SAN FRANCISCO — St. Mary’s College of California said it disagrees with Moody’s Investors Service’s assessment of its finances after the rating agency put $69 million of variable-rate bonds on watch for a downgrade.
Moody’s said it has placed the college’s underlying rating of Baa1 on its watch list out of concerns the college may be unable to meet covenants tied to the debt.
“The rating action primarily reflects the college’s limited unrestricted liquidity as compared to its variable-rate demand obligations and the heightened risk of acceleration of this debt should the college fail to comply with the covenants,” Moody’s analyst Eva Bogaty said in the report released Tuesday.
The rating agency said concerns center on the college meeting covenants tied to agreements with Bank of America, its letter-of-credit provider; National Public Finance Guarantee Corp., its insurer; and the California Educational Facilities Authority, its conduit issuer.
The college challenged Moody’s take.
“I do not agree with Moody’s financial assessment of the college,” Peter Michell, vice president of finance at the college, said in an e-mail. “The risk of violating a credit covenant and defaulting on the college’s bonds is low from the perspective of college operations.”
Michell said the college is much stronger financially and has a higher enrollment since Moody’s last rated the college in August 2009. He said St. Mary’s is working on contingency plans with Bank of America regarding its credit covenants.
He also said the school is looking into restructuring possibilities with its financial adviser Public Financial Management Group.
St. Mary’s College, founded in 1863, has around 4,000 undergraduate and graduate students. It is located in Moraga, Calif., 20 miles east of San Francisco.
The school had an operating budget of more than $100 million and an endowment of $111 million in fiscal 2010.
The college has issued 96% of its debt in variable-rate mode with the bonds backed by a two-year letter of credit with Bank of America that expires in 2013. The bonds are unsecured general obligations.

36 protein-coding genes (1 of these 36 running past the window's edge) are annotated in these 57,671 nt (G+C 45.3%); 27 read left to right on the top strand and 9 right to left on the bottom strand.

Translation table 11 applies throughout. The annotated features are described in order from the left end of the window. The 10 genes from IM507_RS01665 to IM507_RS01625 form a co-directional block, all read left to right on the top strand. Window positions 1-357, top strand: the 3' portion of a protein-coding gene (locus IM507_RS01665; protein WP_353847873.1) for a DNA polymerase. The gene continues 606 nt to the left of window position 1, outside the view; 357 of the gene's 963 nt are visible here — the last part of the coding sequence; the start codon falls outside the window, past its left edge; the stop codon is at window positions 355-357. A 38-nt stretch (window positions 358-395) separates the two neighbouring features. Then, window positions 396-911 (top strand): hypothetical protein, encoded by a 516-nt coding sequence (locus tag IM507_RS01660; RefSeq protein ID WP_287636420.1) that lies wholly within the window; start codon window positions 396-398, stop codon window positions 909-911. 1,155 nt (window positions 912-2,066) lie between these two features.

Moody’s said the review of St. Mary’s debt will focus on its plan to comply with the covenants, the likelihood of accelerated payments, and available liquidity if debt payments increase.
According to the report, the college must maintain a minimum unrestricted cash and investments to debt ratio of 0.25 times and a minimum debt service coverage ratio of 1.25 times to comply with the letter of credit agreement. It must also keep a rating of Baa1 or higher.
St. Mary’s unrestricted cash and investments to debt ratio was 0.4 times and its debt service ratio was 3.71 times in its preliminary June 30, 2011, figures.
Moody’s said failure to keep to the terms of the letter of credit with Bank of America after a 60-day period would be considered a default causing debt payments to speed up.
Additionally, the rating agency said the college is exposed to credit risk through its insurer National, which is rated Baa1.
If National’s rating slips below Baa3, Bank of America has the option to purchase the bonds and remove the insurer. And if the bonds cannot be remarketed, the bank could demand repayment of the bonds within eight months of the tender offer.
Moody’s said St. Mary’s had limited funds last year to handle a rapid repayment of the bonds.
St. Mary’s also has an agreement with its conduit issuer to keep its unrestricted net assets to debt ratio of at least 0.9 times. The college did not meet this requirement in 2009 or 2010 but did comply within a 60-day window. St. Mary’s management is expecting to fall below the requirement based on fiscal 2011 numbers but to again jump the hurdle within the widow of time.
If the college fails to meet the requirements with CEFA, Moody’s said it must either put up collateral of receive a waiver.
St. Mary also has an interest rate swap agreement tied to the bonds with the Bank of New York Mellon. The college pays a fixed rate of 3.546% and receives 60.10% of the London Interbank Offered Rate plus 15 basis points. At its current rating, the college must post collateral if the mark-to-market value of the swap exceeds $5 million.
During fiscal 2011, St. Mary’s has had to post collateral that peaked at $11 million in September. As of the end of July, it had to post $6.9 million, according to Moody’s.
The rating agency also noted that the college is heavily invested in equities with 32% of its endowment in domestic stocks and 32% in international equities as of the end of April.
“Any significant stock market volatility could further strain the college’s net assets, causing potential future breaches of the LOC and bond covenants,” Moody’s said.
Michell said the school monitors its endowment portfolio risks on a monthly basis to make sure that it doesn’t threaten compliance with credit covenants.